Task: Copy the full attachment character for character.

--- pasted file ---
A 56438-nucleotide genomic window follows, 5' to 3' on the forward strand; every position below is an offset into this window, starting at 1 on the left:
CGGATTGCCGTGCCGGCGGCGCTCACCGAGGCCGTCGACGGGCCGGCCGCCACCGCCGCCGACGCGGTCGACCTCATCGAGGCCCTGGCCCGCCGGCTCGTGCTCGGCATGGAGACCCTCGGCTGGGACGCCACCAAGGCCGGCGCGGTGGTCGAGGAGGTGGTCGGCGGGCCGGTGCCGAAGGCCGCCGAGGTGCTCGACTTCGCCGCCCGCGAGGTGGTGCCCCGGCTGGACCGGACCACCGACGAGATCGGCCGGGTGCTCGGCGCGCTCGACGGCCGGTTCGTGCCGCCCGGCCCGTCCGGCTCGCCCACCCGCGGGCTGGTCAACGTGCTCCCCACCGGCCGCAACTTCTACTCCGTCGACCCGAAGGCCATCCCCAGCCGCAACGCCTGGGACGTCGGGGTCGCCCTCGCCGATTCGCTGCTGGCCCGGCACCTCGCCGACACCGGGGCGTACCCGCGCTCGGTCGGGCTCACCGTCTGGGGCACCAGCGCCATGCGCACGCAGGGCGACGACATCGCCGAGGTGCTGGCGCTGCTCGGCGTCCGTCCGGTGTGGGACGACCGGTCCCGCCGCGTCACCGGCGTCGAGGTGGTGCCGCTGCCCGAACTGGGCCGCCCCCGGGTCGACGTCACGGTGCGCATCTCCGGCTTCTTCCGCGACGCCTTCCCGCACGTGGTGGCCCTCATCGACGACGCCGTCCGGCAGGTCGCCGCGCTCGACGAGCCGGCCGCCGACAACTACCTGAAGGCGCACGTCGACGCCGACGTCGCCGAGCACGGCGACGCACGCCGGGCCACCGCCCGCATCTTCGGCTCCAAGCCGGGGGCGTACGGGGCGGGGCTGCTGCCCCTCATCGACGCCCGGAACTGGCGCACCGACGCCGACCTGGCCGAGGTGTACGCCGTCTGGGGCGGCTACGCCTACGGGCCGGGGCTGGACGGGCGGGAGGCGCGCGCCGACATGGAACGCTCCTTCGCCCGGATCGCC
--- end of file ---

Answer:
A 56438-nucleotide genomic window follows, 5' to 3' on the forward strand; every position below is an offset into this window, starting at 1 on the left:
CGGATTGCCGTGCCGGCGGCGCTCACCGAGGCCGTCGACGGGCCGGCCGCCACCGCCGCCGACGCGGTCGACCTCATCGAGGCCCTGGCCCGCCGGCTCGTGCTCGGCATGGAGACCCTCGGCTGGGACGCCACCAAGGCCGGCGCGGTGGTCGAGGAGGTGGTCGGCGGGCCGGTGCCGAAGGCCGCCGAGGTGCTCGACTTCGCCGCCCGCGAGGTGGTGCCCCGGCTGGACCGGACCACCGACGAGATCGGCCGGGTGCTCGGCGCGCTCGACGGCCGGTTCGTGCCGCCCGGCCCGTCCGGCTCGCCCACCCGCGGGCTGGTCAACGTGCTCCCCACCGGCCGCAACTTCTACTCCGTCGACCCGAAGGCCATCCCCAGCCGCAACGCCTGGGACGTCGGGGTCGCCCTCGCCGATTCGCTGCTGGCCCGGCACCTCGCCGACACCGGGGCGTACCCGCGCTCGGTCGGGCTCACCGTCTGGGGCACCAGCGCCATGCGCACGCAGGGCGACGACATCGCCGAGGTGCTGGCGCTGCTCGGCGTCCGTCCGGTGTGGGACGACCGGTCCCGCCGCGTCACCGGCGTCGAGGTGGTGCCGCTGCCCGAACTGGGCCGCCCCCGGGTCGACGTCACGGTGCGCATCTCCGGCTTCTTCCGCGACGCCTTCCCGCACGTGGTGGCCCTCATCGACGACGCCGTCCGGCAGGTCGCCGCGCTCGACGAGCCGGCCGCCGACAACTACCTGAAGGCGCACGTCGACGCCGACGTCGCCGAGCACGGCGACGCACGCCGGGCCACCGCCCGCATCTTCGGCTCCAAGCCGGGGGCGTACGGGGCGGGGCTGCTGCCCCTCATCGACGCCCGGAACTGGCGCACCGACGCCGACCTGGCCGAGGTGTACGCCGTCTGGGGCGGCTACGCCTACGGGCCGGGGCTGGACGGGCGGGAGGCGCGCGCCGACATGGAACGCTCCTTCGCCCGGATCGCC